ActionListener ? Getting callbacks from the elements of an array


#1

Hello
I’m wondering if it’s a good idea:
I would like to get callbacks from the elements inside an array. These elements are components, and their quantity is not fixed. For example, I would like one element in the array to send a message to the parent when it is clicked, or dragged. What would be a best practice ?


#2

I highly suggest having a look into the OwnedArray class and also at change broadcasters and listeners. The OwnedArray will allow you to easily expand and shrink the array size whilst also deleting objects when they are removed or the array is deleted. The change broadcasters alert any classes listening that something has changed (i.e. you started dragging or clicked).
I am currently using this method in a set of window drawing/ management classes where the change broadcaster in the window notifies a listener in an ownedarray for holding a list of open windows that the close button has been pressed and removes the corresponding object from the array when it is clicked


#3

You could also implement a specific listener for yourself: with the aid of the ListenerList class template, it is quite easy to roll your own (see the doc).
You could design the methods in your Listener the way you want, for example receiving an argument which is the pointer to the object which triggered the event, or its index in the array, whatever.

That would be the way I’d go if I were you, unless you have specific needs for sending the notifications asynchronously (i.e. trigger the notification on any thread, receive them always on the GUI thread), but that does not seem the case: the events that you mentioned (clicking, dragging) suggest that all of those are already happening on the GUI thread, so you don’t need the async notification mechanism at all.


#4

Thanks. I found a way of doing it, but I still feel rater guilty: when I get a callback from the element of my array in a parent component, I want to change some values in a related array. What gives me the guilt is I need to go across the whole array, called with a function having the element’s name as one of its args, and check if the element has the same componentID…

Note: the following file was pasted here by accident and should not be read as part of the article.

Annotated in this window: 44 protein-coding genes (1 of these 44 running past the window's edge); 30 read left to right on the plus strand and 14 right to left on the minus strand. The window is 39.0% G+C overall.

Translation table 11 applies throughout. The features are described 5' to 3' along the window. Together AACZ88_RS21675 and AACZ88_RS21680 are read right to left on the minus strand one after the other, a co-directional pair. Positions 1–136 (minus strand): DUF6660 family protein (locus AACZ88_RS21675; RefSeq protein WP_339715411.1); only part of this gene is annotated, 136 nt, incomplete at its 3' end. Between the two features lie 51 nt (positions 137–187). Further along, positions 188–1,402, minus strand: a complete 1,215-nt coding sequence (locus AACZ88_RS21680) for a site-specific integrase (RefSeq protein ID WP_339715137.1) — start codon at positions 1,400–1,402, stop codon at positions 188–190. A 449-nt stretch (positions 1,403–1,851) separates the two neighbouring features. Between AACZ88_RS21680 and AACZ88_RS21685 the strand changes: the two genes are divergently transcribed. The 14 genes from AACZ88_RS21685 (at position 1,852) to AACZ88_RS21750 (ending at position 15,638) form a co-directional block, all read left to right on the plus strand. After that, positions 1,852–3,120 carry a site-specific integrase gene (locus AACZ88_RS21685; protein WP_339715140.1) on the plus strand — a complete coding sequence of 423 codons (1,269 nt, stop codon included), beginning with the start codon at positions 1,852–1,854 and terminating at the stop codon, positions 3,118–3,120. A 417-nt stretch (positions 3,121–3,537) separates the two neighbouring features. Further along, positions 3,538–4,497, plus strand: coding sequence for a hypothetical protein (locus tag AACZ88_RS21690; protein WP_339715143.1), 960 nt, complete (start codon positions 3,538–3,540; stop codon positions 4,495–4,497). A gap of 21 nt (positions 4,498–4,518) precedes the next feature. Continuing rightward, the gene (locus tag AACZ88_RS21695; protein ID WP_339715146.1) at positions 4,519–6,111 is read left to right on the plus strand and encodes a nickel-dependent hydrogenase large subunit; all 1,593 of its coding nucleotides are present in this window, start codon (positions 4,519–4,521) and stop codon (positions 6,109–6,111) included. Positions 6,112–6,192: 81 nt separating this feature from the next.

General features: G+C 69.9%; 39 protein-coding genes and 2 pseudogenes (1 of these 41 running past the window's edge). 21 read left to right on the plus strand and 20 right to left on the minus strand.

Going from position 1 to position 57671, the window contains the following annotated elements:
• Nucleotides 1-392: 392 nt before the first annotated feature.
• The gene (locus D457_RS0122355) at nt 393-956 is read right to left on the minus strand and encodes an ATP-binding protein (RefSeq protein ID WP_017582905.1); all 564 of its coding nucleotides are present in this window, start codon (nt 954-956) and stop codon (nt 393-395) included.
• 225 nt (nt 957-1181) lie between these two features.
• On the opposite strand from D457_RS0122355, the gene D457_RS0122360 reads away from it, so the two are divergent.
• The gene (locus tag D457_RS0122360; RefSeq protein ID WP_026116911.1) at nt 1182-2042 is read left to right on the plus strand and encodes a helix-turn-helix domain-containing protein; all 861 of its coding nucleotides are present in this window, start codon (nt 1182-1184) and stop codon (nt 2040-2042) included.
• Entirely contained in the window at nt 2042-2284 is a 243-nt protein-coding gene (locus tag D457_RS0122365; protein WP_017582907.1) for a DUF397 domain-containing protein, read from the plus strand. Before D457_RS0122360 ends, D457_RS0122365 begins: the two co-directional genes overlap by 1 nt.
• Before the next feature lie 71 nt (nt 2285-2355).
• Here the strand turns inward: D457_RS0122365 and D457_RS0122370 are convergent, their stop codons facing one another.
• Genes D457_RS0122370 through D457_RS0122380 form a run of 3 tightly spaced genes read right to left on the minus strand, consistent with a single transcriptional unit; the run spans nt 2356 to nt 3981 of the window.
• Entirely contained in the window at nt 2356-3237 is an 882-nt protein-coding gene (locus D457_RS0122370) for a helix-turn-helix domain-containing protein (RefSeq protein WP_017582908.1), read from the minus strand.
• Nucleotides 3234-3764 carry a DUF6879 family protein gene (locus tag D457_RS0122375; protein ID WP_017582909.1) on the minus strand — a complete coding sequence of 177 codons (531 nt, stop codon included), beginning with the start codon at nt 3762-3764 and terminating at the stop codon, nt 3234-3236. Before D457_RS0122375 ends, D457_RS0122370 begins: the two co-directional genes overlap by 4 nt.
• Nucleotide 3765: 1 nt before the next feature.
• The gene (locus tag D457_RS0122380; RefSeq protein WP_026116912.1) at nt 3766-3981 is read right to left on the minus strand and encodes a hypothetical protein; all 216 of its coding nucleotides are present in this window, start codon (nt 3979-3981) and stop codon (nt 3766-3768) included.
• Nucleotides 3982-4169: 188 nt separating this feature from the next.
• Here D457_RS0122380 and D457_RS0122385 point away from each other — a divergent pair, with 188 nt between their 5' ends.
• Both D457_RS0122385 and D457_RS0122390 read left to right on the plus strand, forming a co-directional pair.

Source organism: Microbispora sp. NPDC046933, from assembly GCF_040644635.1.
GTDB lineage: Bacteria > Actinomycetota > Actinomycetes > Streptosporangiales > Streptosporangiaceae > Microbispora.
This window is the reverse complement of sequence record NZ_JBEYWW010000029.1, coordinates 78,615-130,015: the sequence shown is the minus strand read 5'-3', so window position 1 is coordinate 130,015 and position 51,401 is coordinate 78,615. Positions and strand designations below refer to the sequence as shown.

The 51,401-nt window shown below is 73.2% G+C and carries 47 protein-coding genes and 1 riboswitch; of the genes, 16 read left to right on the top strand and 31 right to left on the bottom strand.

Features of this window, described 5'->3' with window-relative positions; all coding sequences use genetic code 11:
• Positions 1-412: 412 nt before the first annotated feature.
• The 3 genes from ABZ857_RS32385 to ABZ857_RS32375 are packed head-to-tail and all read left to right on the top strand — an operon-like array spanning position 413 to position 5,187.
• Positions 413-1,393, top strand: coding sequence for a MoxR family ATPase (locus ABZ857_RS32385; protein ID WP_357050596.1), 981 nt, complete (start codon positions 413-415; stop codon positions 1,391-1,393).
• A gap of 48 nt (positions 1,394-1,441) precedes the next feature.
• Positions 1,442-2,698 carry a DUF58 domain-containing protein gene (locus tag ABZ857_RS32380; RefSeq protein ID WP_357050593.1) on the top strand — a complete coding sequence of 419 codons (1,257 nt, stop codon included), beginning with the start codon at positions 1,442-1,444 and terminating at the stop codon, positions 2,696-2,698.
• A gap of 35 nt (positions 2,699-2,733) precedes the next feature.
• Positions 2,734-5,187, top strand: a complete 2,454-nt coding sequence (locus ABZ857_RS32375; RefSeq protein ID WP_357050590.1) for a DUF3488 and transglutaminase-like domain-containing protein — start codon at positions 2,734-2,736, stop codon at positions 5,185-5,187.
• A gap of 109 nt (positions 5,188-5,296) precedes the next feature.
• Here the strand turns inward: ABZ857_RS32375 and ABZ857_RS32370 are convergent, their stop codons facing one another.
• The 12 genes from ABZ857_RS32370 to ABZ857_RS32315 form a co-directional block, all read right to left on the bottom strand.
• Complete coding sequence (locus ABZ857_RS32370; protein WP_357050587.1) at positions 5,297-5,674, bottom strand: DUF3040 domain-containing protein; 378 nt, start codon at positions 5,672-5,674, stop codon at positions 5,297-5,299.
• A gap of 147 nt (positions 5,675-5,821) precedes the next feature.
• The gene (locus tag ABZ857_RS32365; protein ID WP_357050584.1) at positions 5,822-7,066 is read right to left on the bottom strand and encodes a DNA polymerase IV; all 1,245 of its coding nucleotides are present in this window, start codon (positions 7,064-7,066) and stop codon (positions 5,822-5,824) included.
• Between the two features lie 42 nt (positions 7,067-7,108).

#5

Why don’t you just call the parent directly?

static_cast<myComponentClass *>(getParentComponent())->myMovementHandler()

#6

Ah, this is very interesting, I have to try!


#7

Can you tell, what kind of relation? like sender[i] => listener[i]?


#8

Er, I meant answering to Daniel…


#9

Yes, this kind of relation.


#10

In that case I’d go like this: (typing code is faster than to explain, add all the obvious…)

class MyParent : public Component, public Button::Listener {
public:
    MyParent () {
        for (/* bla */) {
            auto* b = senders.add (new Button());
            addAndMakeVisible (b);
            b->addListener (this);
            receivers.add (new MyOther());
        }
    }
    void buttonClicked (Button* b) override {
        int idx = senders.indexOf (b);
        if (isPositiveAndBelow (idx, receivers.size()))
            receivers.getUnchecked (idx)->foo();
    }
private:
    OwnedArray<Button> senders;
    OwnedArray<MyOther> receivers;
}

#11

Something that’s often forgotten about Component (and that’s therefore inherited by all other widgets, like Button), is that they come with a NamedValueSet where you can set any sort of property for later usage.

In your case, you could store there the index of the receiver that each button should interact with, like this:

button->getProperties().set ("receiverIndex", i);

and then retrieve it later in your buttonClicked() like this:

int receiverIndex = button->getProperties() ["receiverIndex"];

This saves the need for the “indexOf” search in the array, and also drops the constraint that receivers and buttons must have the same indices in their respective arrays.


#12

Good idea! I forgot indeed.

It just depends on the use-case, that’s why I asked about the relation. If there are items inserted and moved, you have to manually maintain the indices in your scenario. It really depends on the use-case and has no general answer…

EDIT: actually, there is a generic approach, a mapping, probably the fastest to let the map do the lookup:

std::map<Component*, Component::SafePointer<MyReceiver>> mapping;